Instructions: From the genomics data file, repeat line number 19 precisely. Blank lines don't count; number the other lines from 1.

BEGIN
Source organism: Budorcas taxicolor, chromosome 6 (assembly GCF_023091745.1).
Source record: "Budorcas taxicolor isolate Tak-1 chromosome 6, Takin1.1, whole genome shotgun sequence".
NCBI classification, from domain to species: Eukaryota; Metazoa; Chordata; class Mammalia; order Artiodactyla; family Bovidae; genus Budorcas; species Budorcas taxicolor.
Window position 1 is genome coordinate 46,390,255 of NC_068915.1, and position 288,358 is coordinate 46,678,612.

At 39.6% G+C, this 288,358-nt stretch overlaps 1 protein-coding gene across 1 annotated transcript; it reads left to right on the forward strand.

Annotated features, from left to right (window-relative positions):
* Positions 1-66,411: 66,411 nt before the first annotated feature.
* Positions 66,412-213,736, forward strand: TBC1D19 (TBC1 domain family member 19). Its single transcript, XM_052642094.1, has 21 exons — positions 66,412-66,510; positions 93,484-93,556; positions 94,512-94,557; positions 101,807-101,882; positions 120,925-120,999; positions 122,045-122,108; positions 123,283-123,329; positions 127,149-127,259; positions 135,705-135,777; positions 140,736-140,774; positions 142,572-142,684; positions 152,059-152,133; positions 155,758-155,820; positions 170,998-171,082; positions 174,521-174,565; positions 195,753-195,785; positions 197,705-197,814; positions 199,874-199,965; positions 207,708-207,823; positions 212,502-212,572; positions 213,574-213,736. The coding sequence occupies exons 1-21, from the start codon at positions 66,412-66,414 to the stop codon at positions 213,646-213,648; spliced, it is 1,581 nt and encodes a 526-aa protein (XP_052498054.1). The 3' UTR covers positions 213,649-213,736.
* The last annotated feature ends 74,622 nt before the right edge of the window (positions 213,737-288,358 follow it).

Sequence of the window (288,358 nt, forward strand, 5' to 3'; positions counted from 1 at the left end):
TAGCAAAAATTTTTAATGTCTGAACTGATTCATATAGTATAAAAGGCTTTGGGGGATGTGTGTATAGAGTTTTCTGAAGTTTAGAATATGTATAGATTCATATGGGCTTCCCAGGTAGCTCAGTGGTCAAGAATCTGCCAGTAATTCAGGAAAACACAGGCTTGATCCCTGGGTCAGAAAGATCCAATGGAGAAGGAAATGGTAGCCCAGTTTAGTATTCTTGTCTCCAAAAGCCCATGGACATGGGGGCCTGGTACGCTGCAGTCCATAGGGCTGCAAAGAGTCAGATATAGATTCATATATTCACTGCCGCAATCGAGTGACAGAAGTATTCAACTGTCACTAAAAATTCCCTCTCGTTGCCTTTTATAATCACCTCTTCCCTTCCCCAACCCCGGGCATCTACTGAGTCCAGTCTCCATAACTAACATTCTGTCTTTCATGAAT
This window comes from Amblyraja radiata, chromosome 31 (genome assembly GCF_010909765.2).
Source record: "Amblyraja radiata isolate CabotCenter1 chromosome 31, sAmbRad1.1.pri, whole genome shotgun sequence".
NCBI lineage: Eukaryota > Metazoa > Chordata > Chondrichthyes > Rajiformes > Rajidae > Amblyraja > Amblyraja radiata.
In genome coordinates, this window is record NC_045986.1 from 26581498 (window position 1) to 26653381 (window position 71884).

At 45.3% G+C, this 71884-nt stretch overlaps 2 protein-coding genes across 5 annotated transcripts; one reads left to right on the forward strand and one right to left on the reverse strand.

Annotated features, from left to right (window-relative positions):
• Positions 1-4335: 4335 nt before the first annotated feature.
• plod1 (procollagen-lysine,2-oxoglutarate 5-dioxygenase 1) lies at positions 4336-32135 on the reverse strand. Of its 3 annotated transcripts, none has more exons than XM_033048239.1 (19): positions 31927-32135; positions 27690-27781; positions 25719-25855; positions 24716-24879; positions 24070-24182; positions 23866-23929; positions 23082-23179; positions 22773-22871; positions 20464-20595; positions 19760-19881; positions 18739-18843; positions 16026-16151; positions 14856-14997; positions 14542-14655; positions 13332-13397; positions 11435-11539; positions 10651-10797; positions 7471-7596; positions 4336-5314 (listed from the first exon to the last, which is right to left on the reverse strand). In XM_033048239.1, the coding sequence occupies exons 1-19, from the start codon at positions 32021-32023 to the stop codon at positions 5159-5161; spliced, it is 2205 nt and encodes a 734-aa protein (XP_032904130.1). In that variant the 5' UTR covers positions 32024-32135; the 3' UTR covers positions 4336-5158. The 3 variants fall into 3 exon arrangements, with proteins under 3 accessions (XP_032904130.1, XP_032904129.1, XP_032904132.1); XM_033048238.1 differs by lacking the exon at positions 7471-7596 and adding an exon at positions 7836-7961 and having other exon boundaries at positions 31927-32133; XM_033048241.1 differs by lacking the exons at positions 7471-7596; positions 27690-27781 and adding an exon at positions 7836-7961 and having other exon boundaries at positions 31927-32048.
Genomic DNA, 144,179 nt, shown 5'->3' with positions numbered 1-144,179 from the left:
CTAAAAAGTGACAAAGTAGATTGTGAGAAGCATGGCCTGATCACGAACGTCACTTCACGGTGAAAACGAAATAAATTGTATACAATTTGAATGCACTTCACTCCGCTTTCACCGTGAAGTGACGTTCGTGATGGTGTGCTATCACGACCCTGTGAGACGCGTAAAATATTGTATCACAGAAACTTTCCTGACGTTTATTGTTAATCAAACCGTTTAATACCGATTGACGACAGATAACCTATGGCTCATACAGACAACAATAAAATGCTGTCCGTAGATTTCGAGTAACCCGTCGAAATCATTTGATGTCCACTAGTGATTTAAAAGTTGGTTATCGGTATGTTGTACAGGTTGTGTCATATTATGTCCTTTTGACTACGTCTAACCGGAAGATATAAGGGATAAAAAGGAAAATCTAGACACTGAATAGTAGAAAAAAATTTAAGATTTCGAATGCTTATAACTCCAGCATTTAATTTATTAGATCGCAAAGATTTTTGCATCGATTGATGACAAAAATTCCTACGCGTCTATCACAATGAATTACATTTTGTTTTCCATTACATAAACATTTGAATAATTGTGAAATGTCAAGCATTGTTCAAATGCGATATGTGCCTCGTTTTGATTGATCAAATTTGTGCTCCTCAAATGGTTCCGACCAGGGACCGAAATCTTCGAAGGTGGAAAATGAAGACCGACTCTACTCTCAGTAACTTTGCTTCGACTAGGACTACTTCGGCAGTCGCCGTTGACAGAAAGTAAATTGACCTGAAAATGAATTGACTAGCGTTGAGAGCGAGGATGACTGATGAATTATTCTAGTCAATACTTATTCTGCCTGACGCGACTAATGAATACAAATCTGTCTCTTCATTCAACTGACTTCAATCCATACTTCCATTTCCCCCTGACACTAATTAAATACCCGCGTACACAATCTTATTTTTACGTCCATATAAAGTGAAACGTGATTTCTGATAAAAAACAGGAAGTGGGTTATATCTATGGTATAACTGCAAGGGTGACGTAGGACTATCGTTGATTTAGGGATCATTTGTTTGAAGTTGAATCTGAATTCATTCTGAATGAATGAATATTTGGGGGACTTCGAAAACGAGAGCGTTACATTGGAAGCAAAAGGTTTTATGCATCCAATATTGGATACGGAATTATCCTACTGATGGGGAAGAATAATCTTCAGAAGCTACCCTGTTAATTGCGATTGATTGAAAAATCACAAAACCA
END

• plod1 (procollagen-lysine,2-oxoglutarate 5-dioxygenase 1) lies at positions 4336-32135 on the reverse strand. Of its 3 annotated transcripts, none has more exons than XM_033048239.1 (19): positions 31927-32135; positions 27690-27781; positions 25719-25855; positions 24716-24879; positions 24070-24182; positions 23866-23929; positions 23082-23179; positions 22773-22871; positions 20464-20595; positions 19760-19881; positions 18739-18843; positions 16026-16151; positions 14856-14997; positions 14542-14655; positions 13332-13397; positions 11435-11539; positions 10651-10797; positions 7471-7596; positions 4336-5314 (listed from the first exon to the last, which is right to left on the reverse strand). In XM_033048239.1, the coding sequence occupies exons 1-19, from the start codon at positions 32021-32023 to the stop codon at positions 5159-5161; spliced, it is 2205 nt and encodes a 734-aa protein (XP_032904130.1). In that variant the 5' UTR covers positions 32024-32135; the 3' UTR covers positions 4336-5158. The 3 variants fall into 3 exon arrangements, with proteins under 3 accessions (XP_032904130.1, XP_032904129.1, XP_032904132.1); XM_033048238.1 differs by lacking the exon at positions 7471-7596 and adding an exon at positions 7836-7961 and having other exon boundaries at positions 31927-32133; XM_033048241.1 differs by lacking the exons at positions 7471-7596; positions 27690-27781 and adding an exon at positions 7836-7961 and having other exon boundaries at positions 31927-32048.